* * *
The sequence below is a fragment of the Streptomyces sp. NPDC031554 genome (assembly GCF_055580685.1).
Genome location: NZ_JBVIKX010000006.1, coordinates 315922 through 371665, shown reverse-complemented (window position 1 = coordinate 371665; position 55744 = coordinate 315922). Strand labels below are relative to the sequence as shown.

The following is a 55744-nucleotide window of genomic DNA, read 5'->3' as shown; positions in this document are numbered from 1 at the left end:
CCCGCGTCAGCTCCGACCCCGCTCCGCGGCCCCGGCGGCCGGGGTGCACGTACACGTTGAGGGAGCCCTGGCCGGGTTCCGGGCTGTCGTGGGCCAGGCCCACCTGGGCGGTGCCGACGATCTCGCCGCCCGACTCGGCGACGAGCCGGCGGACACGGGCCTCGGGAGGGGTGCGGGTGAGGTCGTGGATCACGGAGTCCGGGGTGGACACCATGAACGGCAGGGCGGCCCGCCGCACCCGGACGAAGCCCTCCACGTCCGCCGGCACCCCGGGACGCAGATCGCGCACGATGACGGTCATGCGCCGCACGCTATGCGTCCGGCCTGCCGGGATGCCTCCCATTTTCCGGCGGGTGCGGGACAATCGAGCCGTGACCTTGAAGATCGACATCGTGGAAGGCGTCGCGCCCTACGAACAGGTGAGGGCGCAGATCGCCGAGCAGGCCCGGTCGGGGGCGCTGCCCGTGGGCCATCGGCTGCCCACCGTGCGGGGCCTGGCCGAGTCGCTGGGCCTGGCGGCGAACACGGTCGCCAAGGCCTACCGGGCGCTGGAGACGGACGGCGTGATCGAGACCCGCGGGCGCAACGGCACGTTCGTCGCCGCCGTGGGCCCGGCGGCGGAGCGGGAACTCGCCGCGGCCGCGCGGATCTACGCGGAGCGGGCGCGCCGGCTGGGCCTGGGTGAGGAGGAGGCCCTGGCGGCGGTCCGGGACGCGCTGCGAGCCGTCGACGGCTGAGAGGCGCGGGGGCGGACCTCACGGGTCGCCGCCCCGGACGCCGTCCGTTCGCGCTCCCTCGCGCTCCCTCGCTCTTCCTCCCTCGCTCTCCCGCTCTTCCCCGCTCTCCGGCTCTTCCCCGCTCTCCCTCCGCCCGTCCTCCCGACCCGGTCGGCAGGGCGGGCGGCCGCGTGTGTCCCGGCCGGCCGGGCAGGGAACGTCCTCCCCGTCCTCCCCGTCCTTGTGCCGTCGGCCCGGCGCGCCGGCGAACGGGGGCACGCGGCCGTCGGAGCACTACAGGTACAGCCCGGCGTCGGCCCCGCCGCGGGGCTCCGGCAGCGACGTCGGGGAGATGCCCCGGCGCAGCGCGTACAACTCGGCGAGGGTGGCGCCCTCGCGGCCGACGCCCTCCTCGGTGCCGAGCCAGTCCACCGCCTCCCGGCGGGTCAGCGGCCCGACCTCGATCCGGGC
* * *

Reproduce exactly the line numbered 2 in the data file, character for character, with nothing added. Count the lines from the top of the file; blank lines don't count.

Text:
Genome location: NZ_JBVIKX010000006.1, coordinates 315922 through 371665, shown reverse-complemented (window position 1 = coordinate 371665; position 55744 = coordinate 315922). Strand labels below are relative to the sequence as shown.